I think Hong Kong hot pot or fo wuh is definitely something I’d think about on a dreary winter day. Very shabu shabu like. And I LOVE shabu shabu ^^
The place our local friend took us to was right across the street from MTR Sha Tin Wai station. Right when you look at it, it definitely screams local. It was in an outdoor rickety tent and seemed very hole-in-the-wall and we seemed to be the only foreigners there which usually is a good sign for food quality. I’d probably never come somewhere like this if I wasn’t with someone from Hong Kong because it’s not one of those places that you’d really see in a guidebook for tourists which I loved about it. Even back home, hole-in-the-wall places have the best flavor.
You always find the best places for food when you go by recommendation of someone who lives in the area not when you look out of a book. Those bastards are probably paid to put those restaurants in there…. They’re never fully satisfying. Except for the dessert places. I’ve noticed that those tend to be all right.
I would kill to have a salad… Crisp fresh romaine… Maybe some nice spinach leaves with big juicy cherry tomatoes, olives, cucumber slices, with a nice light balsamic vinaigrette or some good house dressing.
It’s been ages since I’ve had fresh vegetables…. Vegetables that haven’t been pan-fried and soaked in oil……. Le sigh.
There were some amazing little fish balls that were filled with CHEESE. Oh man, we were fighting over those. So delicious. They would taste amazing in dduk-bokki.
The place for hot pot is within walking distance of New Town Plaza so we just headed on over for some dessert. It was my second time at Honeymoon Dessert, but my first time at the one in Sha Tin. The first time was in Central and I got some kind of mango tofu pudding which was delicious.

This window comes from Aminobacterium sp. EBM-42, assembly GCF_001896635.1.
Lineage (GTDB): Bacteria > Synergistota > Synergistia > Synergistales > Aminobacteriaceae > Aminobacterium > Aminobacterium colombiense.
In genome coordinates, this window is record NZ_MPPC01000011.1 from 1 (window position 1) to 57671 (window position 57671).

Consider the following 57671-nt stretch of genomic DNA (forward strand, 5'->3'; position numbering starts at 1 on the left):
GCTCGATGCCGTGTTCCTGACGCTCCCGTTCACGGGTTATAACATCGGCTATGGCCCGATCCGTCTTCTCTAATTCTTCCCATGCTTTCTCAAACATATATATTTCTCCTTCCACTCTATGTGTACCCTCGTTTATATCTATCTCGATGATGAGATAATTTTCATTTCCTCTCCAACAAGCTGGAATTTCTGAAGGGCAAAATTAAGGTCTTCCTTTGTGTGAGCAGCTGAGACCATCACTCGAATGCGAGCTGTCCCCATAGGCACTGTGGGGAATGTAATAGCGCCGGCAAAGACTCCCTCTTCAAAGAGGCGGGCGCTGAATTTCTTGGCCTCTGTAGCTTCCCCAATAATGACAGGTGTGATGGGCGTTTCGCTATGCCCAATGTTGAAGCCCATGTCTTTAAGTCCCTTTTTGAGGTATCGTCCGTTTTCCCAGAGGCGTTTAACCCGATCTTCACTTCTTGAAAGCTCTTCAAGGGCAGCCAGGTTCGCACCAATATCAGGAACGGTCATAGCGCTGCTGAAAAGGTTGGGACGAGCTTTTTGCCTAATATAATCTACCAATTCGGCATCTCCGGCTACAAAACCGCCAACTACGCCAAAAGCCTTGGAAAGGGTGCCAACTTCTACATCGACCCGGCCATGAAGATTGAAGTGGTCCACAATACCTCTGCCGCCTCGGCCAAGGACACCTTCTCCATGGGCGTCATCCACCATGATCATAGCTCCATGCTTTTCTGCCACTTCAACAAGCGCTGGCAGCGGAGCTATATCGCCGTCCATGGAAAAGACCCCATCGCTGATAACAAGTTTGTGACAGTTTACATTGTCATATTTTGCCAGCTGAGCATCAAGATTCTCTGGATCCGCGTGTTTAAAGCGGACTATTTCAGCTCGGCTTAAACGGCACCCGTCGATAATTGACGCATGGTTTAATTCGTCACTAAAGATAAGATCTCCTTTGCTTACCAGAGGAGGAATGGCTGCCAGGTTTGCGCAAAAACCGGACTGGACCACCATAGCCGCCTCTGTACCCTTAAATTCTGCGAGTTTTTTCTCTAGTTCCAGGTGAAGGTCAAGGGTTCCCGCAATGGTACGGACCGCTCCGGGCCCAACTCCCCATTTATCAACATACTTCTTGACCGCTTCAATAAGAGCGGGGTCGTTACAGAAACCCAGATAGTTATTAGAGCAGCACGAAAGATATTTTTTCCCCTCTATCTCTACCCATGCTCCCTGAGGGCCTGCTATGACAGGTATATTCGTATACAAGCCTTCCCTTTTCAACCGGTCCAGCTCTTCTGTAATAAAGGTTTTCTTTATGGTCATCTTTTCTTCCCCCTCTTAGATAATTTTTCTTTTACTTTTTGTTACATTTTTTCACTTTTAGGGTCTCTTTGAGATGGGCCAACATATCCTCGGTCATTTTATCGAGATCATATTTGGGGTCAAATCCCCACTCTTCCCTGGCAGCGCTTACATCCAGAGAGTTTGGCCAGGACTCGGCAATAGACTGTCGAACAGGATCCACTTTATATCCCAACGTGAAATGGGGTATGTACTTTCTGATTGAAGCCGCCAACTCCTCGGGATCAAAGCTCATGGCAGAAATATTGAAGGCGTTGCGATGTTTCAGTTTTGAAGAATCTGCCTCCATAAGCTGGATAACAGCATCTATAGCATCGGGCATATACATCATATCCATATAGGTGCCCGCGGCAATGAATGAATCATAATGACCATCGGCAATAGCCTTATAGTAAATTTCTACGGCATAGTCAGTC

So, remember how I said that people here eat soup for dessert?
Well, they have a ton of those cold soups here at Honeymoon. It’s a very famous dessert chain, and their mango soups are all pretty delicious. Six of us split four desserts and it didn’t come out to very much… I think each one is about HK$26 which is about $3-4 U.S. so I’d say pretty damn cheap.
This was definitely the winner overall. I think the ice cream gave it an edge over all the other desserts. The grass jelly was chewy and very refreshing also.
This one I didn’t particularly like because the taste of sesame was a little too strong and came off a tad bitter. But the soft tofu was pretty good, but I preferred in in the mango soup instead of the sesame. I think we were anticipating the rich, smooth, buttery flavor of black sesame that Koreans usually pair with desserts.
What is sago anyways? I know its those little jelly balls but I’m not sure exactly what it is…. This was just okay at any rate.
These sweet glutinous rice balls were delicious. I think the East Asian countries all have similarities in their foods because they all influenced one another at some point. They all have some kind of sweet glutinous rice cake type of dessert. I love it. Dduk. Mochi. And this one here. Yum yum. It had a nice sesame peanuty filling and it was very nice with the ginger soup.
I need to break this habit of having dessert after every meal. Once you start, if you don’t have dessert once, you feel like you’re going to die. I realized that I’ve fallen into a pattern of having dessert or something cold and icy like boba after every meal, and if I don’t have it, my meal doesn’t feel complete. This is not a good habit to have…..